- Finally, we had to repair Greece’s social fabric, hard hit by the crisis but also marked by structural inequalities. I have considered it my duty to protect Greek citizens from poverty. Together with the Greek authorities, we first of all thoroughly rethought the social systems, allowing resources to be redeployed to the most vulnerable: students, the unemployed and families in difficulty. We also modernised the health system by strengthening the primary care network and developing universal health coverage. Almost two million previously uninsured Greeks now have full access to healthcare. Finally, we have strengthened the social safety net by establishing a social solidarity income to effectively combat economic insecurity in the country. More than 600,000 Greeks have already benefited – nearly 6% of the Greek population. This is a real achievement!
So how should we assess these eight years of financial assistance? The sacrifices of the Greek people have paid off and there are numerous signs that the country is on the road to economic normalisation.
- The Greek economy sank into recession in 2008, contracted by as much as 9.1% in 2011, grew briefly in 2014 then stagnated again in 2015-16. Last year saw a return to growth (1.4%) and we forecast the economy will expand by 1.9% this year and 2.3% in 2019.
- On the fiscal front, the results have been impressive. While Greece had the highest budget deficit in Europe in 2009 – 15.1% – last year it had a surplus of 0.8%.
- Labour market reforms, competitiveness gains and the return to growth are beginning to bear fruit. Getting the economy growing again and generating jobs was a key priority, because behind Greece’s economic crisis there was a social tragedy in Greece that we had to combat. Reaching nearly 27.9% at the height of the crisis, the unemployment rate fell to 20.1% in 2017 and is continuing its downward trend. Current levels are still far too high, but we are making progress.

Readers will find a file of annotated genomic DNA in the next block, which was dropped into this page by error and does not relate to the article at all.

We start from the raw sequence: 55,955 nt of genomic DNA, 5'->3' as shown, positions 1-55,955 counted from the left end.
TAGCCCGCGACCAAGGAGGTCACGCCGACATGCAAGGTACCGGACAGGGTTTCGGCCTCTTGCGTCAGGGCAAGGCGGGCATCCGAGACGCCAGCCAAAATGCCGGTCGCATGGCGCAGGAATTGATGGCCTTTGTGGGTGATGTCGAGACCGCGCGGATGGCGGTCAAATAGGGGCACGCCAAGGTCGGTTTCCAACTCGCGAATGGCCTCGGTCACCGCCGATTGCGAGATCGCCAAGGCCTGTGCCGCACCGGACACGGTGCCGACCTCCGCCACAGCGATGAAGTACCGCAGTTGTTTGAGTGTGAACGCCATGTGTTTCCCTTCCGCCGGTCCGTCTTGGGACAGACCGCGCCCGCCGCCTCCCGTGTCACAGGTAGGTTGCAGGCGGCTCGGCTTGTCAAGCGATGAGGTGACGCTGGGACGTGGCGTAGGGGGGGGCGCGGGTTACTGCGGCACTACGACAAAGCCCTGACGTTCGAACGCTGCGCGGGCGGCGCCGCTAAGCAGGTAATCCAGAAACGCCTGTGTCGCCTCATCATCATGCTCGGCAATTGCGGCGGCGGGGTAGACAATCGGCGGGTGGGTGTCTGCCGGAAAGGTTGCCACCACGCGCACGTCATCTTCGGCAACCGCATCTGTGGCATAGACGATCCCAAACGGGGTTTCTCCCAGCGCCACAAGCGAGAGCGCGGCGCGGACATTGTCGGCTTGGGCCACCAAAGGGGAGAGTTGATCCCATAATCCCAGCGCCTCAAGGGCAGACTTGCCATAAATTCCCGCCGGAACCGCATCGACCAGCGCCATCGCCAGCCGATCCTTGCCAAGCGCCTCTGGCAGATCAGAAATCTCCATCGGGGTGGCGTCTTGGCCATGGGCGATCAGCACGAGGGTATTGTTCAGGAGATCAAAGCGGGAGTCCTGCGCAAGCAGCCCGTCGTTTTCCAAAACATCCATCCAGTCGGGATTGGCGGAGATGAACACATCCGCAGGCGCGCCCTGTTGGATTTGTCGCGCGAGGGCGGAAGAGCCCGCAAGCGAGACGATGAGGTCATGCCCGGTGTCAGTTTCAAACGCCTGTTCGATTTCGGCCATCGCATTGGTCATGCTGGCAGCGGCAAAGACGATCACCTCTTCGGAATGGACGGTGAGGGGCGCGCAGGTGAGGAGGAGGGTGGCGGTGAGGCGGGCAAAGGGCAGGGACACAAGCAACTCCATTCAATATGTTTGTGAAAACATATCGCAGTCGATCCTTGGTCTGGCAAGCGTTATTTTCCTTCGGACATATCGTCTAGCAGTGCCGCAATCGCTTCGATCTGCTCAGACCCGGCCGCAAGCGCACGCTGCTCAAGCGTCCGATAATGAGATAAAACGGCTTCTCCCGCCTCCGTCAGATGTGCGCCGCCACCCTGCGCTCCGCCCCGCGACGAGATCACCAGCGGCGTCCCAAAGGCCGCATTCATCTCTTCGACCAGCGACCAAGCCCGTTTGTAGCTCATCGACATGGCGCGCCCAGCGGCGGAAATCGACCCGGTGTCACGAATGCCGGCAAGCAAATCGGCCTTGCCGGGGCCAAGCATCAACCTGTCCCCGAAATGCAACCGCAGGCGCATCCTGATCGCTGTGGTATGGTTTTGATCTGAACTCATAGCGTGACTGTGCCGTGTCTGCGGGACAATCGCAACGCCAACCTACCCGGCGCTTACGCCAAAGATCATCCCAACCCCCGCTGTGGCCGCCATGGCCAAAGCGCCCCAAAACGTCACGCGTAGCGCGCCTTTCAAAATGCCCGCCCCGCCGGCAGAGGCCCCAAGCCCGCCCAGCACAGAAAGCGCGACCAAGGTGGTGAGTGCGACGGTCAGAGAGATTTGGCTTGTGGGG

These encouraging developments are giving confidence back to economic actors. As proof, all the main rating agencies have raised Greece’s rating in recent months and the yield on 10-year bonds stands at 4%, its lowest level since 2006.
Greece is now on the final straight of its programme and on track for a successful conclusion. I am convinced that we will reach a final agreement at the Eurogroup this Thursday, with a view to a successful conclusion of the programme by 20 August – I have made this my priority.
This will be a historic moment for the Greek people, who deserve to regain full economic and financial sovereignty. It will also be a strong symbol for the euro area as a whole, because it shows what we can achieve together.
It is now up to Greece to remain on a responsible path. The economy is recovering but remains fragile and severely handicapped by an abyssal public debt at 180% GDP. The exit from the programme is a first step – certainly decisive – but there is still much work to be done.
It is essential that the Greek government continues its debt reduction efforts and commits itself to a sustainable growth strategy. I have full confidence in the Greek authorities to carry out this task. We will be at their side throughout this period.